Wednesday, April 17, 2013

Odd Investment Risks

2 Posts - here and here.
They talk about a set of businesses sold by one Clariant AG - a reputable name in the global chemicals business. One of the businesses was held by an Indian listed company which is some 63% owned by the parent company mentioned above.

Now, these (global) businesses were sold as they rightfully can be, but the Indian business was only 63% owned - the rest owned by public shareholders or institutions.
So, apparently, the global operations were sold for a 0.45x to sales multiple (whatever that means) and the Indian ops for 0.6x; now, the Indian shareholders are not happy because they have not been told about the operations and numbers of the Indian business.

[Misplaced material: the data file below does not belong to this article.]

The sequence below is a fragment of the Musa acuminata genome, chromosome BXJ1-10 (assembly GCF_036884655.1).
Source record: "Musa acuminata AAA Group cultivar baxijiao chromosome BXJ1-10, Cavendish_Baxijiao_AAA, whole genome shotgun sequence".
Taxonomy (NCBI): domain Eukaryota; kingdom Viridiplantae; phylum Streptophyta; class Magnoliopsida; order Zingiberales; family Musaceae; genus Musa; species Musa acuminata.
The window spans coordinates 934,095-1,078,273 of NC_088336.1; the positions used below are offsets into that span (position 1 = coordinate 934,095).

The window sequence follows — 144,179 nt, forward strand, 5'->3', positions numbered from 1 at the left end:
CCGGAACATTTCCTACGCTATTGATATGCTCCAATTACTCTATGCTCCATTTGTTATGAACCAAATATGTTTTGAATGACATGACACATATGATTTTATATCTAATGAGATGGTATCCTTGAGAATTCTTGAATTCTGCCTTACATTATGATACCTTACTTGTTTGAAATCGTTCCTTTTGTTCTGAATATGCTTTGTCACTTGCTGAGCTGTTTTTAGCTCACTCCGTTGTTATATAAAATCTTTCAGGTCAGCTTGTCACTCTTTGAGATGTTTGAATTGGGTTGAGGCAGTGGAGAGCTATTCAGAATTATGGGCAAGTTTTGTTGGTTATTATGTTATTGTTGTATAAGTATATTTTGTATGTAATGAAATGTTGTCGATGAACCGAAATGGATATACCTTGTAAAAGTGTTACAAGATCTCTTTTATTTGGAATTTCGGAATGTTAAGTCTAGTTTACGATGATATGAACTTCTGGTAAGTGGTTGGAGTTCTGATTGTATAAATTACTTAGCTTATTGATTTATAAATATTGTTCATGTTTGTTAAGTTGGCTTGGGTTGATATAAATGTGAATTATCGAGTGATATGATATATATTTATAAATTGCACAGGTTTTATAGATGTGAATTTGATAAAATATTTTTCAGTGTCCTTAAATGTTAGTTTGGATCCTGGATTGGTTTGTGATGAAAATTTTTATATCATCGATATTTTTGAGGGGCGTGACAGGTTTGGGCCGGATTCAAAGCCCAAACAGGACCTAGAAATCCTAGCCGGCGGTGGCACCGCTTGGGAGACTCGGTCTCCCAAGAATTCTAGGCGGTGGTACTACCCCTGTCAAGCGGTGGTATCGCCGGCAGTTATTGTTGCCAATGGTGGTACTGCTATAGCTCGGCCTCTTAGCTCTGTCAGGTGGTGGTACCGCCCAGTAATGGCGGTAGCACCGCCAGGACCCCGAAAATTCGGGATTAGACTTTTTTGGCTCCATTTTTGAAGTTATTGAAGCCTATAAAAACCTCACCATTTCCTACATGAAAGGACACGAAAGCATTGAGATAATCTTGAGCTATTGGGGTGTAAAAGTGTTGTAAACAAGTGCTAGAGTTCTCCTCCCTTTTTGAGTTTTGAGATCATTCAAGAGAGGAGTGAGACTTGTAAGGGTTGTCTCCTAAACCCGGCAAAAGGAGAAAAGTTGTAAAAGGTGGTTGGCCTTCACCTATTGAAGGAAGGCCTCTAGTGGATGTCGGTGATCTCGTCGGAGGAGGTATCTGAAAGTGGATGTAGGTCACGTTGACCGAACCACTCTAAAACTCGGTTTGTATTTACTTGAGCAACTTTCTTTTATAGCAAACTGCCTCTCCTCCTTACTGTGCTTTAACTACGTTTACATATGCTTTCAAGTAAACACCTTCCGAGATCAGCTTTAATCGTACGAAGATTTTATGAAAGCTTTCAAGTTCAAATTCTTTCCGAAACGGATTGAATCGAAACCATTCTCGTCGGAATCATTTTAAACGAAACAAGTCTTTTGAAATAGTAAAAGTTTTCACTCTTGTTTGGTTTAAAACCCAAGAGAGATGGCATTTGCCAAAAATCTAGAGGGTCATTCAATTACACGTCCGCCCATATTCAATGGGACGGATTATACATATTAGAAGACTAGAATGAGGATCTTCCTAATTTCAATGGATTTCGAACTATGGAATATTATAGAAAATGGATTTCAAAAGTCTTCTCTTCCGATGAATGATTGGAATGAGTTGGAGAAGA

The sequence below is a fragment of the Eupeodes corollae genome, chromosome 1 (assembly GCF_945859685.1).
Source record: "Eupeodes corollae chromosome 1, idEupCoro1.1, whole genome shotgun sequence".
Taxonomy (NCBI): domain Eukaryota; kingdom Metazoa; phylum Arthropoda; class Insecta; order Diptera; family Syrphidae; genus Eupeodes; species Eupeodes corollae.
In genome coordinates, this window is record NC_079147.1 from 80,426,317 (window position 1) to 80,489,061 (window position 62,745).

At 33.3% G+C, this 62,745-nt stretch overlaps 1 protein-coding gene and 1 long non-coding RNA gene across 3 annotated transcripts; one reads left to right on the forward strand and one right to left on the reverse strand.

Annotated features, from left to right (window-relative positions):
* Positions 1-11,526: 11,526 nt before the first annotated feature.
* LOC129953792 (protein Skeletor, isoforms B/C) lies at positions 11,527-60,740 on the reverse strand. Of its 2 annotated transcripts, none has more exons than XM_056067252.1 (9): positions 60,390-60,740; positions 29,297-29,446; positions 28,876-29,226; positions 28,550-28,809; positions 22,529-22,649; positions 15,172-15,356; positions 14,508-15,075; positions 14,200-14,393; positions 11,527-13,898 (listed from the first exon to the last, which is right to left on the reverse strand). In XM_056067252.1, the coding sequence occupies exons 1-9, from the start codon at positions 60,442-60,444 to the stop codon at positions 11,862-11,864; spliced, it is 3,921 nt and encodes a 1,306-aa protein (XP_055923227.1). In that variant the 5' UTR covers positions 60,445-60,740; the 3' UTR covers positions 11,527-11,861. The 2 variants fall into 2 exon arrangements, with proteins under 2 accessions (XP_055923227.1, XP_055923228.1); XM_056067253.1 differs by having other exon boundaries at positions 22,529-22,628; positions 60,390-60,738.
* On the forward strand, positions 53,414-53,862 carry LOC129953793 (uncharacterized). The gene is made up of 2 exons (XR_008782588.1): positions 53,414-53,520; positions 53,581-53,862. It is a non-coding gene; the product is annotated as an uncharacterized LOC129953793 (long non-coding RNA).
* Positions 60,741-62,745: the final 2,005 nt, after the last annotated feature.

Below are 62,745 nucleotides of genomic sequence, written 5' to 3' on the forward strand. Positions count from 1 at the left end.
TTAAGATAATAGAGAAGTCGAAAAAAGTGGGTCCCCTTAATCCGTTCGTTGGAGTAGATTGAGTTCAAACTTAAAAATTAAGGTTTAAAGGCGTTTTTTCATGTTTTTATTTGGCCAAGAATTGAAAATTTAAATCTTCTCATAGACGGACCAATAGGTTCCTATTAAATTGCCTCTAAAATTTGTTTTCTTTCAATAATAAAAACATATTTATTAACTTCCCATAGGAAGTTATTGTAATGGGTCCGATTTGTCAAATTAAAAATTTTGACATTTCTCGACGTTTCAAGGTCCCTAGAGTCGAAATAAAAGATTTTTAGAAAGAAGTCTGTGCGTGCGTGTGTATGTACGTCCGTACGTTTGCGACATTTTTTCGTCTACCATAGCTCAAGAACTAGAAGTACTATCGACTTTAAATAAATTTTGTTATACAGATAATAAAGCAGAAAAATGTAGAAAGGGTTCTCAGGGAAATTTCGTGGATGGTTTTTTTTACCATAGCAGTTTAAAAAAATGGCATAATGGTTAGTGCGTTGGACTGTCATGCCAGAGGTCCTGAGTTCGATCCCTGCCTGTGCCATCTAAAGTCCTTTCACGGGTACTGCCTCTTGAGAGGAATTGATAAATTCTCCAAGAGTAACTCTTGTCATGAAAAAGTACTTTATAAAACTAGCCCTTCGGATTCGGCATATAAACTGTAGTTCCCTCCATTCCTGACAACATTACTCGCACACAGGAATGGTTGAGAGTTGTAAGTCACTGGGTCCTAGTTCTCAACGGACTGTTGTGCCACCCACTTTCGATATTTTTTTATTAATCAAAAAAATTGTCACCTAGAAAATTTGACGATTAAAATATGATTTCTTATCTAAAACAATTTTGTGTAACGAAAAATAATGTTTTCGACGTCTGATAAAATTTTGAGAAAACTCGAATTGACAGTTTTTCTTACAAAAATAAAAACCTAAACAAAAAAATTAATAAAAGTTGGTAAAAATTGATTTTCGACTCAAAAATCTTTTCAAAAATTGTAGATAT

My thought is:
Normally, a board can get together and say that they are OK with selling off a particular business of a company. On certain occasions, it may go for a vote - if it does, a large shareholder usually holds sway. So, is a minority shareholder always going to be open to be mishandled :|?

It's similar to how Kraft sold a frozen pizza business for a bad valuation in a tax-disadvantaged manner when it wanted to pursue its acquisition/ merger of/ with Cadbury - Buffett didn't like it (as a Kraft shareholder), but there was precious little he could do. 

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